Tuesday, April 30, 2013


Security Council voting to approve a 12,600-strong UN peacekeeping operation to take over from the African-led mission in Mali on 1 July 2013. UN Photo/JC McIlwaine
OK, that's the "United Nations Multidimensional Integrated Stabilization Mission" in "simplified Chinese," as determined by Google Translate.  If you translate that back into English, it is exactly the same as the starting English gibberish, which makes me wonder about Google Translate.  How can you translate English bureauspeak into Mandarin and get exactly the same translation back?  Has Google Translate insinuated itself into the United Nations, American machine translation not mediated by a human translator sensitive to the subtleties of two languages?  Is it also vulnerable to manipulation by American national security state, uh, "agencies"?  Am I paranoid?

It's no better in French: "la Mission multidimensionnelle intégrée des Nations Unies pour la stabilisation au Mali (MINUSMA)" - the same bureaucratic mind is at work.

It's hard to say about the Chinese.  The closest I could come in the official UN translation is:


And Google translates that as:

"Multidimensional United Nations Stabilization Mission in"

I used a different online translation as:

"UN multi-level synthesis stable group" which isn't bad as a rough translation of the original.

It's terrible in all three languages.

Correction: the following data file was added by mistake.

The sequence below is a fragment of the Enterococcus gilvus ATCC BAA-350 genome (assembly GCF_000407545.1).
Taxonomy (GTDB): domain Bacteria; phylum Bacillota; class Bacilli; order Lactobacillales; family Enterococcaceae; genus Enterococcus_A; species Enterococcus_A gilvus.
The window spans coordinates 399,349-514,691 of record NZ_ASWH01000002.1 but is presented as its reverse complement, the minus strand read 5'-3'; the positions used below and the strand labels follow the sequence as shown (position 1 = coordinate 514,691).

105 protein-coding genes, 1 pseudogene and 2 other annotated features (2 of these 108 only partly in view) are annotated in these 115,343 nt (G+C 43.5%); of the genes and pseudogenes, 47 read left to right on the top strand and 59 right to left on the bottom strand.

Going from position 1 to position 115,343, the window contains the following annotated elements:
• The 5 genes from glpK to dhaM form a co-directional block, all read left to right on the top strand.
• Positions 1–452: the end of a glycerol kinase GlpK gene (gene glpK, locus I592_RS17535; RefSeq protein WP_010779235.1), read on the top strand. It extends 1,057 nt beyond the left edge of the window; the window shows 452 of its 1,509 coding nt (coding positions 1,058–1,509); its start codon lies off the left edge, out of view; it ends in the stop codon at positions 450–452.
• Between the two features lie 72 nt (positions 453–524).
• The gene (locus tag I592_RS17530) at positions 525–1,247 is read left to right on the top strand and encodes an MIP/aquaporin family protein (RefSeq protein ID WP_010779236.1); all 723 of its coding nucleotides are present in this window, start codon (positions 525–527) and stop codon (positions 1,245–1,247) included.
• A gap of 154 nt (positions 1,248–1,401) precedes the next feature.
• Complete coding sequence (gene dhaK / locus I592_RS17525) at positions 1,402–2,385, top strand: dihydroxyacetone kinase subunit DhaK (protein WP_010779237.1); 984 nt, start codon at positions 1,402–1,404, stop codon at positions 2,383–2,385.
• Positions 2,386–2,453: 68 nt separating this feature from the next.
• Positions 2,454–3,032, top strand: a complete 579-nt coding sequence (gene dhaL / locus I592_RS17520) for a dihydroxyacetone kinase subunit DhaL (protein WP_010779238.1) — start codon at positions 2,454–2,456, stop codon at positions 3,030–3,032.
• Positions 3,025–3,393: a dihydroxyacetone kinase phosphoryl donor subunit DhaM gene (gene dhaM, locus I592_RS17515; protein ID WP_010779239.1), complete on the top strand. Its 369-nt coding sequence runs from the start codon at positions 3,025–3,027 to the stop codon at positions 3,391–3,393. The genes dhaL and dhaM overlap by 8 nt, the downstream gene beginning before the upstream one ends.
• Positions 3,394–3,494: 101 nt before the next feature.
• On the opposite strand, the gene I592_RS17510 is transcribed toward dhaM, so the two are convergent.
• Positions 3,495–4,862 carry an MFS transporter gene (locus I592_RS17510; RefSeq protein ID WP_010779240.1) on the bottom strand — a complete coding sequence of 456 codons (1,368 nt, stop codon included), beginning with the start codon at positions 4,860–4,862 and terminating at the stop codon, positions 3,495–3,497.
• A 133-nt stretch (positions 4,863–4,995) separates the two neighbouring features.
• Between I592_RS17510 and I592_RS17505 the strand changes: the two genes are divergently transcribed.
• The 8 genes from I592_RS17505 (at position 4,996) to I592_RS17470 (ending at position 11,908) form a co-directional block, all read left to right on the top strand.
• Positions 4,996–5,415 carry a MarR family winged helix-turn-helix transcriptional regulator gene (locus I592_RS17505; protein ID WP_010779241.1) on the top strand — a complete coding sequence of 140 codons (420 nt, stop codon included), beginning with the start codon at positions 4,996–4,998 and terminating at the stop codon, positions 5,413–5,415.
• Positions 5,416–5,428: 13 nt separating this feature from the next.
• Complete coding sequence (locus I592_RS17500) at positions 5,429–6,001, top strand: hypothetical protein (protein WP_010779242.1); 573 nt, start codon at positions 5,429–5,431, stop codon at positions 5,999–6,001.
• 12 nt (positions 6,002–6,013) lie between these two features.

Now, it is clear that the decline of a language must ultimately have political and economic causes: it is not due simply to the bad influence of this or that individual writer. But an effect can become a cause, reinforcing the original cause and producing the same effect in an intensified form, and so on indefinitely. A man may take to drink because he feels himself to be a failure, and then fail all the more completely because he drinks. It is rather the same thing that is happening to the English language. It becomes ugly and inaccurate because our thoughts are foolish, but the slovenliness of our language makes it easier for us to have foolish thoughts. The point is that the process is reversible. Modern English, especially written English, is full of bad habits which spread by imitation and which can be avoided if one is willing to take the necessary trouble. If one gets rid of these habits one can think more clearly, and to think clearly is a necessary first step toward political regeneration: so that the fight against bad English is not frivolous and is not the exclusive concern of professional writers.

George Orwell
Politics and the English Language